Trust had been a big gating factor in the growth of delivery services, something that is now moving significantly and may never go back to the way it was before, meaning Bringg’s current surge of business — growth 24% just in the last week — could be sustained even after COVID-19 (hopefully) subsides.

“Delivery will never be 100% but this is about offering a better experience,” Sion said. “Now with for groceries, restaurants, and other services, people are being exposed to using them when they hadn’t before. Or, they used to use one service, but now are realising what happens when that disappears, and they are now using more than one. They will say to themselves, I need to diversify.”

Bringg’s platform essentially gives businesses — it works with obvious customers like retailers, restaurants and grocery stores, but also large distributors, field service providers and healthcare companies — an end-to-end offering to manage their delivery operations. These include tools (AI-based or otherwise) not only to optimise and understand where and how much stock exists, but to route it in the most efficient way to sync up with online ordering platforms to make sure stock and services and people can get to who needs them. The last-mile services both work with retailers’ existing fleets of vehicles and people, but also brings in third-party services to complement that when needed.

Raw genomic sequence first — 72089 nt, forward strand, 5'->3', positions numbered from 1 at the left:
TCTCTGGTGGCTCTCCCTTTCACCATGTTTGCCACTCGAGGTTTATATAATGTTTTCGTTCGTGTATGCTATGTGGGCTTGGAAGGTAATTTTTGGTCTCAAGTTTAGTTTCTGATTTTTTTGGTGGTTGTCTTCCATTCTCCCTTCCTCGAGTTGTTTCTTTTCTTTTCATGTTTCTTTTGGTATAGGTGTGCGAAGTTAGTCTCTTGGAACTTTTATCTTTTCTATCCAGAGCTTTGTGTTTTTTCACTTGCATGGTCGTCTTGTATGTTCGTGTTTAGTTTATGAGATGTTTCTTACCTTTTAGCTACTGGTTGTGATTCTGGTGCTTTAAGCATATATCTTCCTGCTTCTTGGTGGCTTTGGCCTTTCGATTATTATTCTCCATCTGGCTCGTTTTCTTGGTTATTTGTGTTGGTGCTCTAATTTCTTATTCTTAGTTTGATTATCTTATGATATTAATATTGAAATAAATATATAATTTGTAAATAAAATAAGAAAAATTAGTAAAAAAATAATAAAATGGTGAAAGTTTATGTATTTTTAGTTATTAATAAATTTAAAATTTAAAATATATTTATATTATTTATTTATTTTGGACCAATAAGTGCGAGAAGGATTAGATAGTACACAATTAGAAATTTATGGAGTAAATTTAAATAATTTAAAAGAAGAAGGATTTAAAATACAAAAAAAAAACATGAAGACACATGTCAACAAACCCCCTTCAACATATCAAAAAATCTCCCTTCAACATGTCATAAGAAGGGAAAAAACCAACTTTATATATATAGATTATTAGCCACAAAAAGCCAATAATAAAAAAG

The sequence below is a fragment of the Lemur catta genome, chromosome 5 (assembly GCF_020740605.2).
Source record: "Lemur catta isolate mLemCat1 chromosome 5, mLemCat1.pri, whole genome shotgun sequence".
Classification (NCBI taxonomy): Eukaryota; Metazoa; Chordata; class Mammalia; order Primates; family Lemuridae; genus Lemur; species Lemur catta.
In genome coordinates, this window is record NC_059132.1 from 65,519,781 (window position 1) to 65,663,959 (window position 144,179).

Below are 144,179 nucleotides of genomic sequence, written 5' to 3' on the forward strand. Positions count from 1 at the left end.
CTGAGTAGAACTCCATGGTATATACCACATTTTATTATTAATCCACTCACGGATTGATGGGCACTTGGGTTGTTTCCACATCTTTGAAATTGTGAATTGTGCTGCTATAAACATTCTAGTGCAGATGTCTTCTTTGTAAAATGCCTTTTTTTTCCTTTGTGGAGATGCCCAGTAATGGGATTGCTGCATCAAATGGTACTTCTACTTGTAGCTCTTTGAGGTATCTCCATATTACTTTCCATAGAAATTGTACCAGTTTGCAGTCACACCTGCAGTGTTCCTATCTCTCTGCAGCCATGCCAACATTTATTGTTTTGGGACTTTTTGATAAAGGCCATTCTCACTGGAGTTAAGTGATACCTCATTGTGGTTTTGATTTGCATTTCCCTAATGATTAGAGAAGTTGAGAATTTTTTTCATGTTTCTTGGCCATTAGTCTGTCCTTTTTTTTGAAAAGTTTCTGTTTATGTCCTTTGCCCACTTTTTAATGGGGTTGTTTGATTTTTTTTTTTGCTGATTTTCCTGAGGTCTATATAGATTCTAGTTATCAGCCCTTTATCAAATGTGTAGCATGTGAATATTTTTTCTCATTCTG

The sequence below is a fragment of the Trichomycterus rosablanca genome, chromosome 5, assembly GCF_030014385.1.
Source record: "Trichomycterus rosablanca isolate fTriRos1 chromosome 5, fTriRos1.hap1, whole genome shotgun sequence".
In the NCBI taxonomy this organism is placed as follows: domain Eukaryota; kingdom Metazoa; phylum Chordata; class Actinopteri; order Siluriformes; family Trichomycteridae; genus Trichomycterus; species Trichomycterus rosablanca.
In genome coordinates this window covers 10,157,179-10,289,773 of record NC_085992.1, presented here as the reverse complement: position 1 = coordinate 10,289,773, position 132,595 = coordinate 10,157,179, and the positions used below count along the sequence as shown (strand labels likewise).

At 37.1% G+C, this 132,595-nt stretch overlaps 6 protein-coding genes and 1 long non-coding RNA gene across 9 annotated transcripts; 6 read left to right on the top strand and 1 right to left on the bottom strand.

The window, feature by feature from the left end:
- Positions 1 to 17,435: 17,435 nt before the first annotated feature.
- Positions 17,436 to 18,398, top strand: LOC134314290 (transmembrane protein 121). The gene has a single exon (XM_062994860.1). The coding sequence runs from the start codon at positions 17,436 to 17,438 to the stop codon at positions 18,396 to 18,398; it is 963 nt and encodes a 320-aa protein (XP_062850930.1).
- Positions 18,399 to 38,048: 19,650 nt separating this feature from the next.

While a lot of what Bringg is doing has been focused on for-profit businesses, the startup has been doing its own part to give something to the wider volunteer effort that we’ve seen surging throughout the tech industry. In its case, it’s working with local government organizations pro bono to help mobilise people to deliver goods to those in need, and has essentially opened its door to any and all other non-profits needing help. (Contact them if this applies to you.)

The bigger picture is that Bringg is bringing (sorry) something to everyone, at a time when we really need it, but will be relying on that model for years to come, even without a crisis hanging over us.

“We’re living in a ‘delivery economy,’ and the latest market upheaval brought on by COVID-19 will only expedite this new reality in which brands won’t be able to afford to do business without this kind of solution” said Eran Westman, Partner at Viola Growth, in a statement. “Bringg enables brands to take full control of their data, increase customer satisfaction, and ultimately their revenues. We believe this market has major expansion potential and that Bringg, with its exceptional vision and execution, is ripe to take leadership, which is why we decided to lead this round.”

“Today with COVID-19 keeping consumers homebound, delivery is not a business differentiator but a critical logistics model, keeping businesses afloat. Our latest investment demonstrates our belief in the value Bringg delivers to the market, providing businesses of all sizes the capabilities to connect logistics data across different silos and optimize their operational models for rapid, convenient delivery service,” said Matthew Cowan, General Partner at Next47, in a separate statement.